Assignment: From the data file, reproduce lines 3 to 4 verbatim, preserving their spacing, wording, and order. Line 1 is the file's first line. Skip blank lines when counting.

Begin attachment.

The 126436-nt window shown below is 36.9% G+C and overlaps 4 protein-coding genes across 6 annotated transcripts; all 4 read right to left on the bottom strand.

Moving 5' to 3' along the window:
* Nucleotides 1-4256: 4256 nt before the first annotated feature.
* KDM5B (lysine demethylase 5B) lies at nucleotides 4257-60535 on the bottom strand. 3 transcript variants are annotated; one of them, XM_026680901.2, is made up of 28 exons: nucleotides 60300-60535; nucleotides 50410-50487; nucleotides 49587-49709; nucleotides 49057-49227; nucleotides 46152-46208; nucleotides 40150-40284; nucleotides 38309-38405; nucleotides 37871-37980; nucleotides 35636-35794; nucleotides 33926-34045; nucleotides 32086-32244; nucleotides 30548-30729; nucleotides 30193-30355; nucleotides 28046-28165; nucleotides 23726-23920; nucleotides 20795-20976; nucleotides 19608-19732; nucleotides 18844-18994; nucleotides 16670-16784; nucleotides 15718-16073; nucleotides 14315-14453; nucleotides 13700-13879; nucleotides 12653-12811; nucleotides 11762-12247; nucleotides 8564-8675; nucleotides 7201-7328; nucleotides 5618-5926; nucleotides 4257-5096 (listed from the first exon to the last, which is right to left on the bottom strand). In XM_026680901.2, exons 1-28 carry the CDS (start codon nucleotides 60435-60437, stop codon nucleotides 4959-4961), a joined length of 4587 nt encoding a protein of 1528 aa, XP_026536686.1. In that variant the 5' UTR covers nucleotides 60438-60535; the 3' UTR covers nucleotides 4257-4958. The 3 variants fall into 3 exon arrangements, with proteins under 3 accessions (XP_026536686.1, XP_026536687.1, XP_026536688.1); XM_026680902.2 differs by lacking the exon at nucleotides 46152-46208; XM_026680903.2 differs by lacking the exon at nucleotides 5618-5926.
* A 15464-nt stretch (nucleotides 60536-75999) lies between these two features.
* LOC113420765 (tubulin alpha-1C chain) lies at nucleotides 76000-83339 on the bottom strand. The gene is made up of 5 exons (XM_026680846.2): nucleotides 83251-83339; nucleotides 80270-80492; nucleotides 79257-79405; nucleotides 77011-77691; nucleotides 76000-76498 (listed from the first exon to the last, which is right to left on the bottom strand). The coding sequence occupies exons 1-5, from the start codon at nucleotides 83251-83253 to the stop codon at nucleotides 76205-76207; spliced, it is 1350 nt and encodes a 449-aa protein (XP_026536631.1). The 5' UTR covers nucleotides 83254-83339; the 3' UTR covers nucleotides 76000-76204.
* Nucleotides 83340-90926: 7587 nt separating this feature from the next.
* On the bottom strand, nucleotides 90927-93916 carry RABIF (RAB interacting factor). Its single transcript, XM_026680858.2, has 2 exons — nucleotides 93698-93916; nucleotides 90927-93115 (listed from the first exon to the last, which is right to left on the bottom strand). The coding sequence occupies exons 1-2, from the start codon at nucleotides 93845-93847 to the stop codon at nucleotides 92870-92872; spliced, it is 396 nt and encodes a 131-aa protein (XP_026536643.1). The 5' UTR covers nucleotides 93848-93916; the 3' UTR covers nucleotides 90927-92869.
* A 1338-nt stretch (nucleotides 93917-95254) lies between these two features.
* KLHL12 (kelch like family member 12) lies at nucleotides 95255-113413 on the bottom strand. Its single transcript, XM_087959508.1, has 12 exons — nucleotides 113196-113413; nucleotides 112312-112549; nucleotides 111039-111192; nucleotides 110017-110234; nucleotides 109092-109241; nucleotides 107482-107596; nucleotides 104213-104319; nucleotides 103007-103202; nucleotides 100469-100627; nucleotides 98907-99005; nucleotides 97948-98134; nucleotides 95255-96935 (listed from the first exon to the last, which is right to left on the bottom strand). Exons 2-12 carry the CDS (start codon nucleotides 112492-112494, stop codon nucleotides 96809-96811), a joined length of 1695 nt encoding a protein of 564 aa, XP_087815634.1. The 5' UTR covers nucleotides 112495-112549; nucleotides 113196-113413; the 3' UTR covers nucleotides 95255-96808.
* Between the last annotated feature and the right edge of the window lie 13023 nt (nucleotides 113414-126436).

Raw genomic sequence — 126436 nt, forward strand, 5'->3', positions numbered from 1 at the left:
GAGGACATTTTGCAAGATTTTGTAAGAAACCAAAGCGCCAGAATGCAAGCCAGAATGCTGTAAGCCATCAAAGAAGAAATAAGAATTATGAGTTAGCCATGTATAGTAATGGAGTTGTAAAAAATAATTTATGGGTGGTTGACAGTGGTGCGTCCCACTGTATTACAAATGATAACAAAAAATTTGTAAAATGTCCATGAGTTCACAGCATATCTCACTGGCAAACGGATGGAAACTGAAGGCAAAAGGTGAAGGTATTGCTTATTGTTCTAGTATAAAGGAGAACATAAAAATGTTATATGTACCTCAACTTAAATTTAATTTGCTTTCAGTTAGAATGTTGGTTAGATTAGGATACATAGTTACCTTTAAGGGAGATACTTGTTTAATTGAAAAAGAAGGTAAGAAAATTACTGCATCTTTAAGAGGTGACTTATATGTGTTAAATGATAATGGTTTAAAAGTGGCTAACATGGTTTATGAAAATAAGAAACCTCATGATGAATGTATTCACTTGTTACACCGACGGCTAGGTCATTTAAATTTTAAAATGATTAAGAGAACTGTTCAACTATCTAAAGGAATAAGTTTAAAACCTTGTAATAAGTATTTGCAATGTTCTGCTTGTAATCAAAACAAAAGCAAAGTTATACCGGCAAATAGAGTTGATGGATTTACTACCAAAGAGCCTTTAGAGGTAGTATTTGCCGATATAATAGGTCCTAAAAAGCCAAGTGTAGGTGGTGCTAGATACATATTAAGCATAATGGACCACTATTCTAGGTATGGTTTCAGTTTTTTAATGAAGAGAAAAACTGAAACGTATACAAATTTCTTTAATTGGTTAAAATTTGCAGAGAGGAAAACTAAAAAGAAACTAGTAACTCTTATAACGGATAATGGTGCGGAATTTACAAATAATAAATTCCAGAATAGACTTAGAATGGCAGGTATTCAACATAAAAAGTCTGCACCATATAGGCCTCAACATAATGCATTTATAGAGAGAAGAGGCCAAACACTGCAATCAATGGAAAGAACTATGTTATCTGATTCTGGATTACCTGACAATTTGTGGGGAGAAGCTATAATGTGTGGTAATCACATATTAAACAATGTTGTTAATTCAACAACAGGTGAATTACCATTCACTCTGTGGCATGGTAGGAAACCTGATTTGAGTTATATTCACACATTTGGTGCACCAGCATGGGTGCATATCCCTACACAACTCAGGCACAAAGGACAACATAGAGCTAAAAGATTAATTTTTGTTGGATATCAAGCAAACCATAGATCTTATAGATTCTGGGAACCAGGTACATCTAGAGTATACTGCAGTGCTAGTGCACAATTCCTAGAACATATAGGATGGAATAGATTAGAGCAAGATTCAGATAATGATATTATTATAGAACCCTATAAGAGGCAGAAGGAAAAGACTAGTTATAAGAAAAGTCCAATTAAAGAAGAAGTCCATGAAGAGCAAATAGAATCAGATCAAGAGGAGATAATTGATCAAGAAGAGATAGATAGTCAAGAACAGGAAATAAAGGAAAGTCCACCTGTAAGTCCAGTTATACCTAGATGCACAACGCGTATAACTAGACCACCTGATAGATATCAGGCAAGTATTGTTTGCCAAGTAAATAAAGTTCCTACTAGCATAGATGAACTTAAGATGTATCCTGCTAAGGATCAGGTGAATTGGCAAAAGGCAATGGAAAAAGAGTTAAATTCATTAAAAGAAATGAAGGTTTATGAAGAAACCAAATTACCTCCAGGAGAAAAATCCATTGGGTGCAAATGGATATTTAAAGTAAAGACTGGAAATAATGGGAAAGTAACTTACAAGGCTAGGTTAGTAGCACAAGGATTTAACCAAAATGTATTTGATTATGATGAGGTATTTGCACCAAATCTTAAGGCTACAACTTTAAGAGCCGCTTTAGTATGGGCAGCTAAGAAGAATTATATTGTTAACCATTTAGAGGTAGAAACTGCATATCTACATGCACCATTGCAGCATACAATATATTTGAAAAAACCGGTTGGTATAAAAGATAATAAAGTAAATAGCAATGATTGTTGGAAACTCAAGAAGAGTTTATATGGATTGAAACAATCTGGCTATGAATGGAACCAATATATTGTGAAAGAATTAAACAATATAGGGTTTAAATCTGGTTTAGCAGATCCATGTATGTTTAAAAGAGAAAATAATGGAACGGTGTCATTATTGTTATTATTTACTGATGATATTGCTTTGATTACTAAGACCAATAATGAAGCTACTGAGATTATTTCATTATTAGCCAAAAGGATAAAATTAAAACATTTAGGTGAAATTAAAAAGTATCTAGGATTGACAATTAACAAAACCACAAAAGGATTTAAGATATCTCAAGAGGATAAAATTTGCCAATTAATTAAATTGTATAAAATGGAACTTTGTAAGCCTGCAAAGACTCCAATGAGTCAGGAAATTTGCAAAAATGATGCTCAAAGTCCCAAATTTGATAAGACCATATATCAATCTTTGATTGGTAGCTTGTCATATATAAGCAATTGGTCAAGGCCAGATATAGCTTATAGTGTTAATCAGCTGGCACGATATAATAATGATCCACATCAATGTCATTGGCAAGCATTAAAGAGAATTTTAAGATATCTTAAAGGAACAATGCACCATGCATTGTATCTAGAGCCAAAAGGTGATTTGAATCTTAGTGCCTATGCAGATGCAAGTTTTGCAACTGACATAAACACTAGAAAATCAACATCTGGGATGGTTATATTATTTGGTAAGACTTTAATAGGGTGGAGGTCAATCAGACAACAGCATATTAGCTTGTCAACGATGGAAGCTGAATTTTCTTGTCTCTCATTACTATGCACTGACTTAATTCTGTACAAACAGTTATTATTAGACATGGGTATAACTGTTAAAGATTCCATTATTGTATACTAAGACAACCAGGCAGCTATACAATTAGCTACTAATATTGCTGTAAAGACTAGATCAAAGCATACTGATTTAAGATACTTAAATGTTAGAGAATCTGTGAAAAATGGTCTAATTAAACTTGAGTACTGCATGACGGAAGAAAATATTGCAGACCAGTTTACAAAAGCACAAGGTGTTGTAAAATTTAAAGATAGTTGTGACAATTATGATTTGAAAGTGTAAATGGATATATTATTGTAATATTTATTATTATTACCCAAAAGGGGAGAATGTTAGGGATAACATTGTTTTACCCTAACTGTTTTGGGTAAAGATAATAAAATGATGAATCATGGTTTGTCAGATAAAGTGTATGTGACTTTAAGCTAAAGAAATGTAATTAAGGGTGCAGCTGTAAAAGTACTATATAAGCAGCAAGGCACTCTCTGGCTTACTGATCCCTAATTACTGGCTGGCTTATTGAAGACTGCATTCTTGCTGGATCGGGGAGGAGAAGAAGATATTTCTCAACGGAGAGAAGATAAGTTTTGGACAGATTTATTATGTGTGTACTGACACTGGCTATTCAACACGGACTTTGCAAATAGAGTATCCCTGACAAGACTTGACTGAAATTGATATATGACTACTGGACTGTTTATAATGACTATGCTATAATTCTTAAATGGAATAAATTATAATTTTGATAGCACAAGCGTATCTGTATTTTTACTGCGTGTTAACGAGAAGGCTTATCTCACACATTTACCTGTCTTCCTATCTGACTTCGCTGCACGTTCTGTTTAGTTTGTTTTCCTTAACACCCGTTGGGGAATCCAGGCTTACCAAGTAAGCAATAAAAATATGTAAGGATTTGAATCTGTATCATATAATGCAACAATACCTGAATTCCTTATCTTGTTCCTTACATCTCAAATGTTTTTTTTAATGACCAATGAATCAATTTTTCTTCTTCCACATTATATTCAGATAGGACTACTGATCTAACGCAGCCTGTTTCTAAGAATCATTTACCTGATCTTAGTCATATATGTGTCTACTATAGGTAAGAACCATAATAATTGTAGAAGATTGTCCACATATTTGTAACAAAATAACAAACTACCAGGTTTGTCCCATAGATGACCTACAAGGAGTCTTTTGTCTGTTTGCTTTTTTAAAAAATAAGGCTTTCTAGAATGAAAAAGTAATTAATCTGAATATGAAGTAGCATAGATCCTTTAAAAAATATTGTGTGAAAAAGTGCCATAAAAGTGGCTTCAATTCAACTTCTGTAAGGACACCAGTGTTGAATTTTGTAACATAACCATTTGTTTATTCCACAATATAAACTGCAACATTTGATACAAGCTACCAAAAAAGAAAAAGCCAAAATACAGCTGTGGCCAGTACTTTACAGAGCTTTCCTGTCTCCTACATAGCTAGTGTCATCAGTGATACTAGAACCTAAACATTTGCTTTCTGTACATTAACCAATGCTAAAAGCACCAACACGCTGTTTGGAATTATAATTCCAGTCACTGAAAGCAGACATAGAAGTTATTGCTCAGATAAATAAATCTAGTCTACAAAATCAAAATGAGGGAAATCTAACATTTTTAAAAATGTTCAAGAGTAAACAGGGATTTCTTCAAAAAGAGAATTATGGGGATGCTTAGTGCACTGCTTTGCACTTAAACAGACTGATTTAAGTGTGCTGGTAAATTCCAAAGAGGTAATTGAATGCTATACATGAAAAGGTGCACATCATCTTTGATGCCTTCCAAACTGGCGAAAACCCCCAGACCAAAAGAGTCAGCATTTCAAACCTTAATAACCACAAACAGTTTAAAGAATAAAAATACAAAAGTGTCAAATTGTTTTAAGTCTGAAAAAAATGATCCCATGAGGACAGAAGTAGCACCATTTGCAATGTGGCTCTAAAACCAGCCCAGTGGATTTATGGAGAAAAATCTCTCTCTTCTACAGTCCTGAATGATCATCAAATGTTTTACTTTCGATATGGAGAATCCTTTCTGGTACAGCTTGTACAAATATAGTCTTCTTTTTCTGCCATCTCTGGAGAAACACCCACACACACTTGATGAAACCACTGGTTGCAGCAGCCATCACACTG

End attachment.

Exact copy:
* Nucleotides 1-4256: 4256 nt before the first annotated feature.
* KDM5B (lysine demethylase 5B) lies at nucleotides 4257-60535 on the bottom strand. 3 transcript variants are annotated; one of them, XM_026680901.2, is made up of 28 exons: nucleotides 60300-60535; nucleotides 50410-50487; nucleotides 49587-49709; nucleotides 49057-49227; nucleotides 46152-46208; nucleotides 40150-40284; nucleotides 38309-38405; nucleotides 37871-37980; nucleotides 35636-35794; nucleotides 33926-34045; nucleotides 32086-32244; nucleotides 30548-30729; nucleotides 30193-30355; nucleotides 28046-28165; nucleotides 23726-23920; nucleotides 20795-20976; nucleotides 19608-19732; nucleotides 18844-18994; nucleotides 16670-16784; nucleotides 15718-16073; nucleotides 14315-14453; nucleotides 13700-13879; nucleotides 12653-12811; nucleotides 11762-12247; nucleotides 8564-8675; nucleotides 7201-7328; nucleotides 5618-5926; nucleotides 4257-5096 (listed from the first exon to the last, which is right to left on the bottom strand). In XM_026680901.2, exons 1-28 carry the CDS (start codon nucleotides 60435-60437, stop codon nucleotides 4959-4961), a joined length of 4587 nt encoding a protein of 1528 aa, XP_026536686.1. In that variant the 5' UTR covers nucleotides 60438-60535; the 3' UTR covers nucleotides 4257-4958. The 3 variants fall into 3 exon arrangements, with proteins under 3 accessions (XP_026536686.1, XP_026536687.1, XP_026536688.1); XM_026680902.2 differs by lacking the exon at nucleotides 46152-46208; XM_026680903.2 differs by lacking the exon at nucleotides 5618-5926.